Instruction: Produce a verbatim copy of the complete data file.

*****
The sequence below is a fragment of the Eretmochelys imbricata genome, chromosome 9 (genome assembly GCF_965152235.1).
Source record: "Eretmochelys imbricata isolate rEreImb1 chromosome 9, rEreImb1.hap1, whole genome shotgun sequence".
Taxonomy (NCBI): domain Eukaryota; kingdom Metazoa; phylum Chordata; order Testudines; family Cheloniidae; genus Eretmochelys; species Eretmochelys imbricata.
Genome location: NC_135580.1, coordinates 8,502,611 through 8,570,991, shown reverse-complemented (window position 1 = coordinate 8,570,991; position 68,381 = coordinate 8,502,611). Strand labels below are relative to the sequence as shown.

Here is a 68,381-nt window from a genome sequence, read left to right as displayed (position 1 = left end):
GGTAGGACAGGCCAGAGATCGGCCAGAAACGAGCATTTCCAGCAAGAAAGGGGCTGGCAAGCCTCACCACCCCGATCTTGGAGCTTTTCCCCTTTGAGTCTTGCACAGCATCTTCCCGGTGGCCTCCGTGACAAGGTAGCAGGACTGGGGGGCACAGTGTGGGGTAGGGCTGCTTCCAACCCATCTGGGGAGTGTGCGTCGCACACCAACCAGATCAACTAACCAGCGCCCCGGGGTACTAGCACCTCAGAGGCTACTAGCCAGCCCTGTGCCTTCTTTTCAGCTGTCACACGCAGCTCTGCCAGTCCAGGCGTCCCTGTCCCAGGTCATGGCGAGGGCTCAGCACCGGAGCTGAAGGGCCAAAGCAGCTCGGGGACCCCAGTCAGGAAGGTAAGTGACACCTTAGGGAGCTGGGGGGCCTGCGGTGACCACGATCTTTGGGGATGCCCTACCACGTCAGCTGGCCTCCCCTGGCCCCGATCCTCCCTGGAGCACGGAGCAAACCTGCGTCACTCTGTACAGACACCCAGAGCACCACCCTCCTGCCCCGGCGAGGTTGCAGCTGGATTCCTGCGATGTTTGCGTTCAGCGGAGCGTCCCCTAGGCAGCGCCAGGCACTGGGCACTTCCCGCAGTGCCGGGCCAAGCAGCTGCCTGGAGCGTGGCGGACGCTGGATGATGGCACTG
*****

The sequence below is a fragment of the Eretmochelys imbricata genome, chromosome 9 (genome assembly GCF_965152235.1).
Source record: "Eretmochelys imbricata isolate rEreImb1 chromosome 9, rEreImb1.hap1, whole genome shotgun sequence".
Taxonomy (NCBI): domain Eukaryota; kingdom Metazoa; phylum Chordata; order Testudines; family Cheloniidae; genus Eretmochelys; species Eretmochelys imbricata.
Genome location: NC_135580.1, coordinates 8,502,611 through 8,570,991, shown reverse-complemented (window position 1 = coordinate 8,570,991; position 68,381 = coordinate 8,502,611). Strand labels below are relative to the sequence as shown.

Here is a 68,381-nt window from a genome sequence, read left to right as displayed (position 1 = left end):
GGTAGGACAGGCCAGAGATCGGCCAGAAACGAGCATTTCCAGCAAGAAAGGGGCTGGCAAGCCTCACCACCCCGATCTTGGAGCTTTTCCCCTTTGAGTCTTGCACAGCATCTTCCCGGTGGCCTCCGTGACAAGGTAGCAGGACTGGGGGGCACAGTGTGGGGTAGGGCTGCTTCCAACCCATCTGGGGAGTGTGCGTCGCACACCAACCAGATCAACTAACCAGCGCCCCGGGGTACTAGCACCTCAGAGGCTACTAGCCAGCCCTGTGCCTTCTTTTCAGCTGTCACACGCAGCTCTGCCAGTCCAGGCGTCCCTGTCCCAGGTCATGGCGAGGGCTCAGCACCGGAGCTGAAGGGCCAAAGCAGCTCGGGGACCCCAGTCAGGAAGGTAAGTGACACCTTAGGGAGCTGGGGGGCCTGCGGTGACCACGATCTTTGGGGATGCCCTACCACGTCAGCTGGCCTCCCCTGGCCCCGATCCTCCCTGGAGCACGGAGCAAACCTGCGTCACTCTGTACAGACACCCAGAGCACCACCCTCCTGCCCCGGCGAGGTTGCAGCTGGATTCCTGCGATGTTTGCGTTCAGCGGAGCGTCCCCTAGGCAGCGCCAGGCACTGGGCACTTCCCGCAGTGCCGGGCCAAGCAGCTGCCTGGAGCGTGGCGGACGCTGGATGATGGCACTG